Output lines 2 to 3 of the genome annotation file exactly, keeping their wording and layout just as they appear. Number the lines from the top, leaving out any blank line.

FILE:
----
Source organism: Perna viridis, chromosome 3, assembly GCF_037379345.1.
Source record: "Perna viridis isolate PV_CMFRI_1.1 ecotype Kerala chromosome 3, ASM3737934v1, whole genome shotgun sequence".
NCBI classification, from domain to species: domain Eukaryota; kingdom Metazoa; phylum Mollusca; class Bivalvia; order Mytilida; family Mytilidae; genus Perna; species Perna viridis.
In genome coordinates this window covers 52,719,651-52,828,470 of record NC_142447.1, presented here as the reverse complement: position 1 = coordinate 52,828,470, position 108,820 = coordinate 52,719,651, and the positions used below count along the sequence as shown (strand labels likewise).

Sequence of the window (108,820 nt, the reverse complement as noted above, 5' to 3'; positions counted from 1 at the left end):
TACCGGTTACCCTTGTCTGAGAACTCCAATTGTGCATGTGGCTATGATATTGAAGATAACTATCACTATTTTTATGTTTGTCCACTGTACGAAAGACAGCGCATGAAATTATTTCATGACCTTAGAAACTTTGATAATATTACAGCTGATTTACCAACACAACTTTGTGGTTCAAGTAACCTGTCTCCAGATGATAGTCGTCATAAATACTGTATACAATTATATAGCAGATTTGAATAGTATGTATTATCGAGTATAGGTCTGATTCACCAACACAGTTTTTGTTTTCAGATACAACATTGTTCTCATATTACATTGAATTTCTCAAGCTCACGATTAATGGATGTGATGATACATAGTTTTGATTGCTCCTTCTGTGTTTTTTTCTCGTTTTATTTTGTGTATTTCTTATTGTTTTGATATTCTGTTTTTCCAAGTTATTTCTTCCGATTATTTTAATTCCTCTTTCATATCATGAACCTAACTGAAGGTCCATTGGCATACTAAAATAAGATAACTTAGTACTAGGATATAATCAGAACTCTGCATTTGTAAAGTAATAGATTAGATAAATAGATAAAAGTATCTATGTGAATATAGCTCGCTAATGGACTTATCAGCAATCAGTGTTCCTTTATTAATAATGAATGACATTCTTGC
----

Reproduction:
Source record: "Perna viridis isolate PV_CMFRI_1.1 ecotype Kerala chromosome 3, ASM3737934v1, whole genome shotgun sequence".
NCBI classification, from domain to species: domain Eukaryota; kingdom Metazoa; phylum Mollusca; class Bivalvia; order Mytilida; family Mytilidae; genus Perna; species Perna viridis.